Which Benefits Your Clients More?


Here’s a summary of the most crucial things to know about fasted vs. fed training—including definitions, advantages and disadvantages, and how to know when to use what for your client—so you can better coach your client through their weight loss journey.

What Is Fasted Training? What about Fed Training?

First things first. Let’s understand the differences between “fasted” and “fed” training:

  • Fasted training: Refers to when your client trains on an empty stomach. But what’s an empty stomach? Well, research on the topic suggests that your client would be training “fasted” if they haven’t eaten anything 4-6 hours before working out.
  • Fed training: It’s pretty much what it sounds like; this is when your client trains after eating (fewer than four hours beforehand). 

 

 

Fasted Training Does Not Burn More Fat

With this in mind, your client’s belief that training fasted would lead to better weight loss results doesn’t appear so far-fetched anymore.

When your client is in a fed state, their blood glucose will be high—so their body prioritizes the use of glucose for fuel when exercising. But when they’re in a fasted state? Since blood glucose levels are tightly regulated, training in a fasted state essentially “forces” your client’s body to burn fat in a desperate bid to preserve muscle and liver glycogen levels.

Wait a minute. Does that mean your client was right? In other words: Could training in a fasted state increase fat-burning and, subsequently, speed up weight loss?

Here’s the fun part: Only half of the statement is true.

Yes, fasted training does indeed help your client burn more fat during the session since it’s the next best fuel source after glucose (which the body doesn’t have). But that doesn’t mean anything for fat loss.

At the end of the day, calorie balance determines if your client losesor gainsweight. Just because your client burns more fat as fuel doesn’t mean they’re in a calorie deficit.

Research agrees.

Study after study proves that energy balance is the ultimate determinant of weight. Take, for instance, this 2017 meta-analysis published in the Journal of Functional Morphology and Kinesiology.

After analyzing five studies that compared fasted to fed training, researchers concluded that “weight loss and fat loss from exercise is more likely enhanced through creating a meaningful calorie deficit over a period of time, rather than exercising in fasted or fed states.”

Bottom line?

No matter how frequently your client trains fasted for that temporal increase in fat oxidation, they won’t lose weight as long as they’re still eating in a calorie surplus. 

That Said, Fasted Training Isn’t Harmful

Having your client train in a fasted state wouldn’t help them lose weight faster than if you were to get them to eat something before exercising. That much is clear now.

But what if your client prefers to train in a fasted state? Or, what if they run on an extremely tight schedule—and can’t squeeze in time for a bite before turning up for their gym session?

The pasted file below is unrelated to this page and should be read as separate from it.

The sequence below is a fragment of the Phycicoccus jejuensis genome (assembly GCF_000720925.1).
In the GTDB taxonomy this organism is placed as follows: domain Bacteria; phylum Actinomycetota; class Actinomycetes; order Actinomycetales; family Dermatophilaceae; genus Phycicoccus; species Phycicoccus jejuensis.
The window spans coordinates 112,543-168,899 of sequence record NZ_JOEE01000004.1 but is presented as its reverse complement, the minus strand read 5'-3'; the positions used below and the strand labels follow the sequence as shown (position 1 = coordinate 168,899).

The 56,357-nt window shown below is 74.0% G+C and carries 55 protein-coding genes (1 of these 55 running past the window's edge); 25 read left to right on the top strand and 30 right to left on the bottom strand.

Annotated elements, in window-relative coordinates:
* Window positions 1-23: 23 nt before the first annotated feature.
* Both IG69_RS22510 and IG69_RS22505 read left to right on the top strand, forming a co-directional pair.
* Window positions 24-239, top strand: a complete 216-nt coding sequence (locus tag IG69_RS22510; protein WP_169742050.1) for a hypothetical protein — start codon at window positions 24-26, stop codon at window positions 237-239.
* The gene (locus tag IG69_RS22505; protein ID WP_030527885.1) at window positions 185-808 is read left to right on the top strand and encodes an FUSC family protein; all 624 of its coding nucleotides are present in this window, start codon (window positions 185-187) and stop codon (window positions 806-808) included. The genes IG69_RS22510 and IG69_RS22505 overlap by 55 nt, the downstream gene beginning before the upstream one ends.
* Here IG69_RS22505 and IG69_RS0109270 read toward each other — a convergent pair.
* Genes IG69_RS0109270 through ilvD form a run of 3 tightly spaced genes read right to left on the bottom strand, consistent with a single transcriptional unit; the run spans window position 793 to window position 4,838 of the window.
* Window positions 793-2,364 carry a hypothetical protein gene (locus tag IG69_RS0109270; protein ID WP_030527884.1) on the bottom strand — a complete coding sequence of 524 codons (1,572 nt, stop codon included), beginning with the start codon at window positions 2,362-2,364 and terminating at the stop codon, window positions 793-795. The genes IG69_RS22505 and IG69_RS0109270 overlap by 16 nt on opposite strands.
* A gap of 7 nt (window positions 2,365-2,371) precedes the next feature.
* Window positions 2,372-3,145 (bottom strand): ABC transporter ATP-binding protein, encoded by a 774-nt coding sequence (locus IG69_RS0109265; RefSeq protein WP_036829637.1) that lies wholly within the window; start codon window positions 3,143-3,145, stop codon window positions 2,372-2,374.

Would this negatively impact their exercise performance or potential muscle gains? Thankfully, it doesn’t appear to. Let’s explore in greater detail.

Exercise Performance

Since the energy pathways for aerobic and anaerobic exercise differ, let’s explore how fasted training affects cardio and strength training performance separately.

So, first up: cardio. This one’s going to be pretty straightforward.

According to a 2018 meta-analysis that looked at twenty-three studies on fed vs. fasted cardio, researchers found no difference in exercise performance when workouts lasted less than an hour.

Note: While rare, if your client is doing cardio sessions longer than an hour, you should advise them to get some food into their system before working out for optimal performance. It could be something quick, like a protein shake or energy bar.

Next, strength training.

One of the most convincing pieces of evidence that fasted training doesn’t negatively impact resistance training exercise is this 2013 study published in the Journal of the International Society of Sports Nutrition.

Researchers looked at the effect of fed vs. fasted resistance training during Ramadan (Note: The participants involved fasted for about fifteen to sixteen hours before training) in Muslim recreational bodybuilders. The findings?

Both groups—i.e., fed and fasted—maintained the same training volume and reported similar levels in rates of perceived exertion!

To further convince your client: Several other studies have found that various strength training performance indicators (e.g., 1 RM strength) can be maintained even when muscle glycogen stores are low.

Muscle Loss

Would fasted training hurt your client’s muscle gains? The answer is no.

See: The previous section has already established that fasted training doesn’t appear to affect training volume. Building upon that, we know that training volume is the critical determinant of muscle hypertrophy.

Thus, it’s safe to say (based on the scientific literature currently available) that your client wouldn’t be sacrificing muscle gains by exercising on an empty stomach. 

Another 2012 study also shows that participants who engaged in fasted cardio (vs. fed cardio) didn’t lose any muscle mass by the end of the study period.

Educate Your Client on What to Prioritize for Weight Loss Instead

Putting this all together, you have to make the following two points exceedingly clear for your client when explaining the differences between fasted vs. fed training: